# Efficient way to compare roots (calculator doesn't count)

How can I know which one of the following numbers is the greatest: $$2^{1/2},3^{1/3},4^{1/4},5^{1/5},{6^{1/6}}$$ That can be also written as: $$\sqrt[2]{2},\sqrt[3]{3},\sqrt[4]{4},\sqrt[5]{5},\sqrt[6]{6}$$ Is there a fast way to determine what the greatest number is without a calculator? $n$th root algorithm is not fast so I can't use it. How can we solve this and similiar problems only by hand?

$$\begin{array}{rrcl} & n^{1/n} &>& (n+1)^{1/(n+1)} \\ \iff& n^{n+1} &>& (n+1)^n \\ \iff& n &>& \displaystyle \left(1+\frac1n\right)^n \\ \impliedby& n &>& e \end{array}$$

Since $3 > e$, we can be sure that $3^{1/3} > 4^{1/4} > 5^{1/5} > 6^{1/6}$.

As for $2$, notice that $\left(1+\dfrac12\right)^2 = 2.25 > 2$, so $2^{1/2} < 3^{1/3}$.

So the greatest number is $3^{1/3}$.

• Sorry, but how do you go from $n^{n+1}$ to $n$ and from $(n+1)^n$ to $\left(1+\frac{1}{n}\right)^n$? – Hanlon Jun 23 '18 at 14:27
• I divide both sides by $n^n$ – Kenny Lau Jun 23 '18 at 14:28
• Ok, I get it for the left-hand side but not for the right one. – Hanlon Jun 23 '18 at 14:29
• $(n+1)^n \div n^n = ((n+1) \div n)^n$ – Kenny Lau Jun 23 '18 at 14:30
• Ok. Thanks. Only one more thing: you said that since $3>e$, then it must be that $3^{1/3}>4^{1/4}>5^{1/5}>6^{1/6}$. How did you conclude that i.e. what are the omitted steps in proving that? – Hanlon Jun 23 '18 at 14:35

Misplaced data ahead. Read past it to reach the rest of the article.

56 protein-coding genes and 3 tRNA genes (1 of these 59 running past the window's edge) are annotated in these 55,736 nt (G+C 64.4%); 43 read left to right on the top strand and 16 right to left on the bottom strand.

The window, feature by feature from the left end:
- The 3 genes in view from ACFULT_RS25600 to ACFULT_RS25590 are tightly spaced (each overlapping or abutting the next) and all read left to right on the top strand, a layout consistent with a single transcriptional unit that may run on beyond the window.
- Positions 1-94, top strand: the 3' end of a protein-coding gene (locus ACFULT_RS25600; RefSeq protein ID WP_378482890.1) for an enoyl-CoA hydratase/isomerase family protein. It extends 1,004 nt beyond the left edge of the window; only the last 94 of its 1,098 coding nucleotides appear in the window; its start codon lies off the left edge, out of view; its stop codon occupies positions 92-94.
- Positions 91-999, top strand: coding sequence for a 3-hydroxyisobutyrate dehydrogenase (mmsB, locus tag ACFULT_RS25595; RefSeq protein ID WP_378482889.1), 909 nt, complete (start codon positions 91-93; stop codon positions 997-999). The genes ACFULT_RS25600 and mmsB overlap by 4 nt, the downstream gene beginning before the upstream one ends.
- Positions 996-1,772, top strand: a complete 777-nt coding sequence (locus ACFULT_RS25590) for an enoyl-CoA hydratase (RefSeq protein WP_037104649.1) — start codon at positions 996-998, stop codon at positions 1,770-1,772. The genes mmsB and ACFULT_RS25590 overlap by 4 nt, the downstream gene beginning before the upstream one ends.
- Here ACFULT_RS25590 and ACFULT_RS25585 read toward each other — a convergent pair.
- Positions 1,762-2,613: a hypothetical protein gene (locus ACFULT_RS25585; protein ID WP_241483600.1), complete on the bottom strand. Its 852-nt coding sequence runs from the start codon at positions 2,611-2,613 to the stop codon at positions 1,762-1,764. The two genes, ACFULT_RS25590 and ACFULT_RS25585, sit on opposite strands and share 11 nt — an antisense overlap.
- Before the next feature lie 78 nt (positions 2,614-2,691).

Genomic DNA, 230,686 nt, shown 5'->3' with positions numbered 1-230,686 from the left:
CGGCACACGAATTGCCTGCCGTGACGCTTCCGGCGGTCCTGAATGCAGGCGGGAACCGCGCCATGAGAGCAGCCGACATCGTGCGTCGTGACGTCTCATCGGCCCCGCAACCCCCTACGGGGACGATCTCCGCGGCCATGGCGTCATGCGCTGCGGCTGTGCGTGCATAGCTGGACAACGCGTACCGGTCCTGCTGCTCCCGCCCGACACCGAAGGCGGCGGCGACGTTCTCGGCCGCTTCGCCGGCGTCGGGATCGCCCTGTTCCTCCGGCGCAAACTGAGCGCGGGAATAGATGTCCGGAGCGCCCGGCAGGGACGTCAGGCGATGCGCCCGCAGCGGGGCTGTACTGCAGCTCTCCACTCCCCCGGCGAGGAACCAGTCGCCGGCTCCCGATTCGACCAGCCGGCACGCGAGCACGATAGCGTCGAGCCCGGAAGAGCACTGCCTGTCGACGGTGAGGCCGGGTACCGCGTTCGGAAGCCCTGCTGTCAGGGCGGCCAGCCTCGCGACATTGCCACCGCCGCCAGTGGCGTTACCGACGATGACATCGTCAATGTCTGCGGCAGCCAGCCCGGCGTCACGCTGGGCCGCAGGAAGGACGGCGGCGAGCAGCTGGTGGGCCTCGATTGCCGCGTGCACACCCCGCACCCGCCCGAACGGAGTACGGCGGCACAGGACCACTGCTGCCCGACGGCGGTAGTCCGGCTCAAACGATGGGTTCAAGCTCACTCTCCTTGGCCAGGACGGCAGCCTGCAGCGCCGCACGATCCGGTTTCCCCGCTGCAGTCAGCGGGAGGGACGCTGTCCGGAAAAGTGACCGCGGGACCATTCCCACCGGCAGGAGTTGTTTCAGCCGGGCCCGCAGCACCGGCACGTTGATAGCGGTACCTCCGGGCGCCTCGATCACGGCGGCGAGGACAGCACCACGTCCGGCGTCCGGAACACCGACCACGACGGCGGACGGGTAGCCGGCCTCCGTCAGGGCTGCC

Hint: The function $f(x)=x^{1/x}$ is decreasing for $x \ge e$. It only remains to compare $2^{1/2}$ and $3^{1/3}$. For that, raise them to the $6$-th power.

Their logarithms are $$\frac{\ln n}{n}$$ for $n=2,\ldots,6$. The function $f(x)=(\ln x)/x$ is increasing on $(1,e)$, has a maximum at $e$, and is decreasing on $(e,\infty)$. To find the largest in your list, just compare $f(2)$ and $f(3)$. To find the smallest in your list, just compare $f(2)$ and $f(6)$.

To compare fractions, you would put them over the same denominator, and you could apply a similar method in this case, using $(x^a)^b=x^{a b}$.

For example, you can write $2^{1/2} = (2^3)^{1/6} = 8^{1/6}$ and $3^{1/3} = (3^2)^{1/6} = 9^{1/6}$, which makes it clear that $3^{1/3} > 2^{1/2}$.

You can compare all five in one go by writing them all in the form $n^{1/60}$, but whether you can calculate, e.g., $5^{12}$ without a calculator is another matter.